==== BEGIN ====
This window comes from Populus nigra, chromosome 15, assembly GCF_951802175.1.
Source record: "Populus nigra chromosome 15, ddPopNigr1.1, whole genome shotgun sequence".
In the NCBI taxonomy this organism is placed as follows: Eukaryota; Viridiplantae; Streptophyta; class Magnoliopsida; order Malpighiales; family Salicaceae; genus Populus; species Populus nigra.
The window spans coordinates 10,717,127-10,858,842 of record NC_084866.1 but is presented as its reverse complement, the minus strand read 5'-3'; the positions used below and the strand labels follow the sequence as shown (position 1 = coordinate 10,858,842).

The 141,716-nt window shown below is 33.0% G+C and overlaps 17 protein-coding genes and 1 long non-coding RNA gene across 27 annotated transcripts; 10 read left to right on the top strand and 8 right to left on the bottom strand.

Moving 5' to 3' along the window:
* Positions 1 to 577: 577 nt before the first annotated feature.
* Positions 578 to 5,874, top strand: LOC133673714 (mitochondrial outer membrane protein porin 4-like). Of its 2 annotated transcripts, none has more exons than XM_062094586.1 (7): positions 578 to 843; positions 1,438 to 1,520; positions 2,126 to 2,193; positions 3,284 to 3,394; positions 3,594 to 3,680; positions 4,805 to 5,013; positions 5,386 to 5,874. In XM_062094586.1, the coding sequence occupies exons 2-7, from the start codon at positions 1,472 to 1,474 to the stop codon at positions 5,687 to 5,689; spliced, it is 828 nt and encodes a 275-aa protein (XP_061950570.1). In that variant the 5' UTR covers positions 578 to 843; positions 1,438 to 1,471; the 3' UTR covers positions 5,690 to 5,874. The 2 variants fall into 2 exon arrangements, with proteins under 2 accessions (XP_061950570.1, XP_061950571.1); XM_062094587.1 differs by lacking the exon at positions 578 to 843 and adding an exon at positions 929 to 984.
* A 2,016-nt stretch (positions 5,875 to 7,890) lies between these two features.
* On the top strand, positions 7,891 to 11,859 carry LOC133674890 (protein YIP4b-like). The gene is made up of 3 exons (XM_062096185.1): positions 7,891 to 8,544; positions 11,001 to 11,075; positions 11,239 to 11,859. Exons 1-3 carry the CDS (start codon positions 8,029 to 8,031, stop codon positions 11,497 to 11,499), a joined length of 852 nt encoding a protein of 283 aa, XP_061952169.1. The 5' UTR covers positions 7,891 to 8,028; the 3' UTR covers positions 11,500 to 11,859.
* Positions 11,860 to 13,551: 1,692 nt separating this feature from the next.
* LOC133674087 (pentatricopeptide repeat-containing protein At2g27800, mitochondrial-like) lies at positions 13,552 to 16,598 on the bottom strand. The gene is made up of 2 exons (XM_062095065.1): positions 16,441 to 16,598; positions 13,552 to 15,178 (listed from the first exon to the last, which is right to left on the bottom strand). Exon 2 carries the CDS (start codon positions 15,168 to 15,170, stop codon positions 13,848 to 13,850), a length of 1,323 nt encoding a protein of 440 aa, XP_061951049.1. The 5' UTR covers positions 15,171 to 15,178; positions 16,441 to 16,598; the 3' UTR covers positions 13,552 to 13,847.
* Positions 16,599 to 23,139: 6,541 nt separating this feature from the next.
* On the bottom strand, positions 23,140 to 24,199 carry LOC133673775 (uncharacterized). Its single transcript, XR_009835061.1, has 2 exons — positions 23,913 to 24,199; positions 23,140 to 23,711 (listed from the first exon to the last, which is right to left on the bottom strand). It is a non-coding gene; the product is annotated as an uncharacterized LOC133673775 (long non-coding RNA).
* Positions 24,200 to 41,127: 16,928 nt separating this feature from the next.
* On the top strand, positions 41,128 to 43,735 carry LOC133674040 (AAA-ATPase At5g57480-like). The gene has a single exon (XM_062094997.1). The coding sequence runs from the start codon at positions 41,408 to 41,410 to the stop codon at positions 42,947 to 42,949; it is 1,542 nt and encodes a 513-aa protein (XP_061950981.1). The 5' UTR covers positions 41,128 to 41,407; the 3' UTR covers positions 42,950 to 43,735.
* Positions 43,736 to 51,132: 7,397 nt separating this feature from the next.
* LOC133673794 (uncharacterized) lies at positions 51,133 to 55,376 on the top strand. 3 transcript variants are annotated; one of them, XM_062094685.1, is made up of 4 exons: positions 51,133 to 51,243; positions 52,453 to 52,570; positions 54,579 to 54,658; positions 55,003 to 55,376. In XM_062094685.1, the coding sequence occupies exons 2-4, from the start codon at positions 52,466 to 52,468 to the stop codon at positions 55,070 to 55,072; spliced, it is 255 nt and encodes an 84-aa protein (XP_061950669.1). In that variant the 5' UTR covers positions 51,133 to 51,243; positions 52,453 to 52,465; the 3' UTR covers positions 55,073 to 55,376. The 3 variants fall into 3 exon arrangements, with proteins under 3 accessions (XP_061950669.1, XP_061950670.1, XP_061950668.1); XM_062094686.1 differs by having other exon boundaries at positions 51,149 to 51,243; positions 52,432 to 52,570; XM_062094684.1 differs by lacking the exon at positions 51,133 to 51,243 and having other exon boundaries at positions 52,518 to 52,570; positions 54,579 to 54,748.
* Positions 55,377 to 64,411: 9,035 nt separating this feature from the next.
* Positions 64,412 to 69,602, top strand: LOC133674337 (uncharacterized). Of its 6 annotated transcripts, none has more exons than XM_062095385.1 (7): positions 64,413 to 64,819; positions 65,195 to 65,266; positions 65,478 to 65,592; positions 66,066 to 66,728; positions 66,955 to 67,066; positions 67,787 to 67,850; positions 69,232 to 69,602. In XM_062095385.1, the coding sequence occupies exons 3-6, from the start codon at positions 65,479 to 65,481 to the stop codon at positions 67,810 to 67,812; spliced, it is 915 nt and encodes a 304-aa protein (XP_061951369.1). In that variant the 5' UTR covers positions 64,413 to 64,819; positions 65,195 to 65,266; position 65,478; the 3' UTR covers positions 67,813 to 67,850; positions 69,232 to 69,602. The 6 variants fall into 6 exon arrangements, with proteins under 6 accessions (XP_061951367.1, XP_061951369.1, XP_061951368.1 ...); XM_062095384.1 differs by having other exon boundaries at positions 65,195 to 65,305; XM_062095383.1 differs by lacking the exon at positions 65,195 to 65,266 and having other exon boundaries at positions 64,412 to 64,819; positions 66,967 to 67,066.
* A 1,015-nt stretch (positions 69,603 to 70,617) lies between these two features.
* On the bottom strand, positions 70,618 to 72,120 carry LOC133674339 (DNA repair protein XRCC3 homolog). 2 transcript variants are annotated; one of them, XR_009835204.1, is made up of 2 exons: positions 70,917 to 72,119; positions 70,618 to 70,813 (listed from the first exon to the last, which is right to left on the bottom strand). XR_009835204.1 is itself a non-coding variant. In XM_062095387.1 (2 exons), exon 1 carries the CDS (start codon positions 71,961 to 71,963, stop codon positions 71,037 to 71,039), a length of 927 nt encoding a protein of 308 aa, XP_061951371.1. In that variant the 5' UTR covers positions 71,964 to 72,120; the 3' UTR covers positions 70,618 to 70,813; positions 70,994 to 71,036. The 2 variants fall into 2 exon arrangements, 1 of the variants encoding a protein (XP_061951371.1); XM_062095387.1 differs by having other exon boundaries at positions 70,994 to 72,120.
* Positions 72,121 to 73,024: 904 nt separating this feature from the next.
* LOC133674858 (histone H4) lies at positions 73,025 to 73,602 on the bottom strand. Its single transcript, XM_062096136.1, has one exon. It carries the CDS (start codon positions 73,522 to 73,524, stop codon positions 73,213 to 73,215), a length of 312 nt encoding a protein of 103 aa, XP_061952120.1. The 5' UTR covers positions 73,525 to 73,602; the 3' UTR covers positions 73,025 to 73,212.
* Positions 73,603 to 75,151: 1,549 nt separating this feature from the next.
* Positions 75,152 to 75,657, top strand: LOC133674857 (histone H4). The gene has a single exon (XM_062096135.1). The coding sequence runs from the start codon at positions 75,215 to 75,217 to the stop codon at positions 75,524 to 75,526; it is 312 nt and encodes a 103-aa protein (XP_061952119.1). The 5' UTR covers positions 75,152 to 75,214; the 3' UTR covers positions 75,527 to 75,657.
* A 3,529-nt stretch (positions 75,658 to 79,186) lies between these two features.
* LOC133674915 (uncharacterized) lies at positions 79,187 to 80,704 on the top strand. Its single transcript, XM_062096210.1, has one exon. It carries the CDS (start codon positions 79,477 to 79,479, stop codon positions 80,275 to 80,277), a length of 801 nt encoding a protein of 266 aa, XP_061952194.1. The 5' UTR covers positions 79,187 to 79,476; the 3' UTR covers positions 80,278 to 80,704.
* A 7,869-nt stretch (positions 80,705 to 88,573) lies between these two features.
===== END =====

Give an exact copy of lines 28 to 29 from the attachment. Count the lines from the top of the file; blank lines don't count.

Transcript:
* LOC133674915 (uncharacterized) lies at positions 79,187 to 80,704 on the top strand. Its single transcript, XM_062096210.1, has one exon. It carries the CDS (start codon positions 79,477 to 79,479, stop codon positions 80,275 to 80,277), a length of 801 nt encoding a protein of 266 aa, XP_061952194.1. The 5' UTR covers positions 79,187 to 79,476; the 3' UTR covers positions 80,278 to 80,704.
* A 7,869-nt stretch (positions 80,705 to 88,573) lies between these two features.